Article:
Flash Movie Review: King Arthur: Legend of the Sword

FIRST thing we would do is look for a thick stick or broken tree branch. If none could be found then we would head down the alley to see if there was anything lying around that had been discarded by the neighbors. Once something was found the next step was to look for a place to impale the object; a mound of dirt, a pile of leaves, or a large snowdrift would do. As soon as the stick or piece of wood was stuck into the ground it became our sword, a special one. If it was during winter we would break up into 2 teams and battle each other with snowballs as each of us tried to get to the sword and pull it out as the rightful owner who would be king. All of us were familiar with the story about King Arthur and his knights of the round table. Also I think each of us at some point had seen the movie, “The Sword in the Stone.” I saw it 3 times; hoping a bit of Merlin’s magic would rub off on me.     AFTER all these years there are certain story lines that remain embedded in my brain. I may not remember every detail but certainly have a good idea of what took place. I find it fascinating that fairy tales read or seen as a kid remain more vivid in my memory than where I parked my car in the parking lot on a recent trip to the grocery store. There is something about these childhood fantasies that always stay strong in us. I wonder if part of the reason is due to the morals of the story, especially in the animated versions. A kiss that wakes up one’s true love or the physical ramifications of lying to someone; until this very moment I never consciously realized these stories were teaching me a lesson. Maybe because of these memories I have about King Arthur caused me to now be confused by what I was seeing in this dramatic, action adventure film.     UNTIL King Vortigern, played by Jude Law (Sherlock Holmes franchise, The Talented Mr. Ripley), forced every male to make an attempt to pull the recently discovered sword from out of its stone; Arthur, played by Charlie Hunnam (The Lost City of Z, Crimson Peak), had no idea about his heritage when he became the only successful male to remove the special sword. Written and directed by Guy Ritchie (Snatch, The Man from U.N.C.L.E.), this movie also starred Astrid Berges-Frisbey (The Sea Wall, I Origins) as the Mage, Djimon Hounsou (Blood Diamond, Gladiator) as Bedivere and Eric Bana (Troy, The Time Traveler’s Wife) as Uther. The story hardly represented the one I had known as a child. Normally that would be okay; however, the script was so loose and disconnected that I sat through most of this picture puzzled by what I was watching. There were some scenes that worked for me, where I enjoyed the CGI effects like the eagle and massive elephants. But then other scenes literally looked like video game clips which were lost on me because I did not care for the quick cut and paste editing. I also dislike modern language in a period piece. For the amount of money the studio spent, all I can say is Jude plays a good evil person and Charlie has a definite presence that lights up the movie screen. They should have kept the sword locked in the stone and forget this story; what a mess.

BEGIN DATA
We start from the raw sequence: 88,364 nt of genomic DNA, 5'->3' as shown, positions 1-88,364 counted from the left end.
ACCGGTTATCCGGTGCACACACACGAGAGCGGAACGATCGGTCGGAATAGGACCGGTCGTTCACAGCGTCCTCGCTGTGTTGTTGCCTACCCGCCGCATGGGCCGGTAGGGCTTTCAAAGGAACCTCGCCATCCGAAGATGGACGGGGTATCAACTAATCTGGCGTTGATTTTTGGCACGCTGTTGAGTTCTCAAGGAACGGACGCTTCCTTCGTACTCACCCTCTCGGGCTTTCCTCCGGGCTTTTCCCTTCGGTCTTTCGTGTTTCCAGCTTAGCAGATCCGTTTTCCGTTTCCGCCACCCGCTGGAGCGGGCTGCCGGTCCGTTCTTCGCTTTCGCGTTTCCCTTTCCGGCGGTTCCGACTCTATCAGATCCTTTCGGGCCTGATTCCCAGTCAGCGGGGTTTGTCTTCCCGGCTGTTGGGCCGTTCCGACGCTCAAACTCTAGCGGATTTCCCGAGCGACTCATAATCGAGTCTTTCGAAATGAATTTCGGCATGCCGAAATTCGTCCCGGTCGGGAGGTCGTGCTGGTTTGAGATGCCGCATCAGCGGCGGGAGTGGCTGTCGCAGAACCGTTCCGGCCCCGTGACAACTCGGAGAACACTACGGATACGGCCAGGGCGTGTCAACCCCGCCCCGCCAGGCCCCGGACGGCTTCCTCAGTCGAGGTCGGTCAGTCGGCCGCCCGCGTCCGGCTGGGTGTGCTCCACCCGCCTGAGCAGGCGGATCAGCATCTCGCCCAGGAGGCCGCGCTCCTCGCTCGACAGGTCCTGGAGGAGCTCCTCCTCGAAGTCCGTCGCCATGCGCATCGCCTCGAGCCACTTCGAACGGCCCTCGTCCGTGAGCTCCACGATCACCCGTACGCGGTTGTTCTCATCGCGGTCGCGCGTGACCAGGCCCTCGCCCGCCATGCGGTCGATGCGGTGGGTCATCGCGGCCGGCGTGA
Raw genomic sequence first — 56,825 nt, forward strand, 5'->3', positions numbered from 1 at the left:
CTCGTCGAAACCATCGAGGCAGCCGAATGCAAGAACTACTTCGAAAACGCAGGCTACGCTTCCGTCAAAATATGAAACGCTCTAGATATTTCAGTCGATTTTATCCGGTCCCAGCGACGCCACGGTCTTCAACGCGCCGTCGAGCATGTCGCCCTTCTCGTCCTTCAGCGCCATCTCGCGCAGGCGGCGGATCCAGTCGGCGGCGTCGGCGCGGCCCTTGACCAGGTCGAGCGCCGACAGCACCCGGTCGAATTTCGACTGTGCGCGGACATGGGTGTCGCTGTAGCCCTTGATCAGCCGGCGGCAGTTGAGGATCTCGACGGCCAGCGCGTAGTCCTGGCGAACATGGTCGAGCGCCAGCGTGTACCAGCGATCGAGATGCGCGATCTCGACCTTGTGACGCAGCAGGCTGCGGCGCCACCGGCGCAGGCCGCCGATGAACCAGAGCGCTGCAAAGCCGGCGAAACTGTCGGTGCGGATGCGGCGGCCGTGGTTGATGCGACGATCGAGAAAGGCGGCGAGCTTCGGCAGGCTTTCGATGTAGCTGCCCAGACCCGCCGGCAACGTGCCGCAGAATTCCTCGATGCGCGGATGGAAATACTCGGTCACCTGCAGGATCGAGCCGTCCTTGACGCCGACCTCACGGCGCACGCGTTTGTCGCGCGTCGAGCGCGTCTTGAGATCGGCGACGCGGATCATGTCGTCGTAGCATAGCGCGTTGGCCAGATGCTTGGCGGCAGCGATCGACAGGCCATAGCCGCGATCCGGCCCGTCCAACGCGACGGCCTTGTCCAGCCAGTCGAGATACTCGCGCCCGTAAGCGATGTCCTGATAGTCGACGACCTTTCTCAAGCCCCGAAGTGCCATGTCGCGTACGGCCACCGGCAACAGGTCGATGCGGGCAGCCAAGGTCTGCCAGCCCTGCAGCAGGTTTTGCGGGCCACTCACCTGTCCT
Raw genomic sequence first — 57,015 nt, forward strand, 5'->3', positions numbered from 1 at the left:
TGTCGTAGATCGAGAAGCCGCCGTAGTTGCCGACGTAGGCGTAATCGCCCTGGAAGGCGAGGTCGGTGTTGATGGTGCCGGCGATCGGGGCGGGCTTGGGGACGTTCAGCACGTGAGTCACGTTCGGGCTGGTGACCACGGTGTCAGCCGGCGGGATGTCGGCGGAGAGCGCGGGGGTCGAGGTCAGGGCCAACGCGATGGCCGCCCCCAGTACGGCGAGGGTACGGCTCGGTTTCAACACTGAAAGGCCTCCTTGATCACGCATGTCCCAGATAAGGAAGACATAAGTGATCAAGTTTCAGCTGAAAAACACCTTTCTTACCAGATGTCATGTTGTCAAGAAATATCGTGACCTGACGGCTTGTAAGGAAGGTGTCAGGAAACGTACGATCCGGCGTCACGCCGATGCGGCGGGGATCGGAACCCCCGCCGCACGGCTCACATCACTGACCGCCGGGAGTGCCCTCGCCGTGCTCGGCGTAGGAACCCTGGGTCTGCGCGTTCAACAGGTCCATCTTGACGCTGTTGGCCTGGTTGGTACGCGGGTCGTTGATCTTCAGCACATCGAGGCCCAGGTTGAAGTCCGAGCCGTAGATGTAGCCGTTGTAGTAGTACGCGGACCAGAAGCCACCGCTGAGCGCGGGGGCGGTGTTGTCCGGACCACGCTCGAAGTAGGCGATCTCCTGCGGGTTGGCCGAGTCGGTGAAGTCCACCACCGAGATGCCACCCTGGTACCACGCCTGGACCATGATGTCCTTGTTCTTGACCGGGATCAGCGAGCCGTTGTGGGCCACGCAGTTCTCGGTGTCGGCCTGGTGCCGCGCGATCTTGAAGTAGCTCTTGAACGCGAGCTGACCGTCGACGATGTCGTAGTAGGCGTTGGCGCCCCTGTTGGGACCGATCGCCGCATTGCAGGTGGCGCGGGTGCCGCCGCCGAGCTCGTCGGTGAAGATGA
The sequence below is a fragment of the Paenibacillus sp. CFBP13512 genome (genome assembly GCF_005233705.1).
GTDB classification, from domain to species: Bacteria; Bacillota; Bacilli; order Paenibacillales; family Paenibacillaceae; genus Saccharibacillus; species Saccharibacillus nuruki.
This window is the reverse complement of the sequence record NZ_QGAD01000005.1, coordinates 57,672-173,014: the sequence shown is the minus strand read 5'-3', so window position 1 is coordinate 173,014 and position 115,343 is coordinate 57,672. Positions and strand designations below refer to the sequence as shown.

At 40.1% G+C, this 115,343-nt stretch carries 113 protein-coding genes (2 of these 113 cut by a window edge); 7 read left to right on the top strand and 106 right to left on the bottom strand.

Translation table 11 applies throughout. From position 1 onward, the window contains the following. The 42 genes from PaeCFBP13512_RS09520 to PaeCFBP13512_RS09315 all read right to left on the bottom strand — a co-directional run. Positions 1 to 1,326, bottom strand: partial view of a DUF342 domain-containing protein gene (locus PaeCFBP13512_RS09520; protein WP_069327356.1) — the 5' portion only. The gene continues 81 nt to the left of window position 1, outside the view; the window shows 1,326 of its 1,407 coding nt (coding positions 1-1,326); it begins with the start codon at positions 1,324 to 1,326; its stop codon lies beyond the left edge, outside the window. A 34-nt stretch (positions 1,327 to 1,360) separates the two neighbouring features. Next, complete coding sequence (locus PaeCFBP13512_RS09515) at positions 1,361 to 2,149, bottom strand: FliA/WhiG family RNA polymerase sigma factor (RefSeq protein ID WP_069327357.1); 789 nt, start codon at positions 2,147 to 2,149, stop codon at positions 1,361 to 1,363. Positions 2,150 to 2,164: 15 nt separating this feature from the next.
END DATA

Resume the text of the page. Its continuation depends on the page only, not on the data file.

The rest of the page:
1 2/3 stars  

 

 

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About moviejoltz

From a long line of movie afficionados, one brother was the #1 renter of movies in the country with Blockbuster, I am following in the same traditions that came before me. To balance out the long hours seated in dark movie theaters, I also teach yoga and cycling. For the past 3 years, I have correctly picked the major Oscar winners... so join me as we explore the wonder of movies and search for that perfect 4 star movie.

Posted on May 16, 2017, in Fantasy/Sci-Fi and tagged , , , , , , , , , , , . Bookmark the permalink. 9 Comments.

  1. Watched the trailer when it came out and went, ‘nah, I’ll wait for the DVD, maybe’. 😀

  2. Thank you for telling us not to waste our time.

  3. Oh dear. The legend of King Arthur has stood the test of time because it’s a strong narrative with clear themes and easily identifiable character tropes. It seems like this movie, intent on putting its own spin on things, has shaken things up so much that it’s lost the core of what made the story worth reading/watching. I hadn’t intended seeing this at the cinema anyway but your review confirms that my instinct is right.

  4. When I saw the trailer, I’d pretty much made the same assessment. If they are going to make a movie on an old theme, they should make it better.

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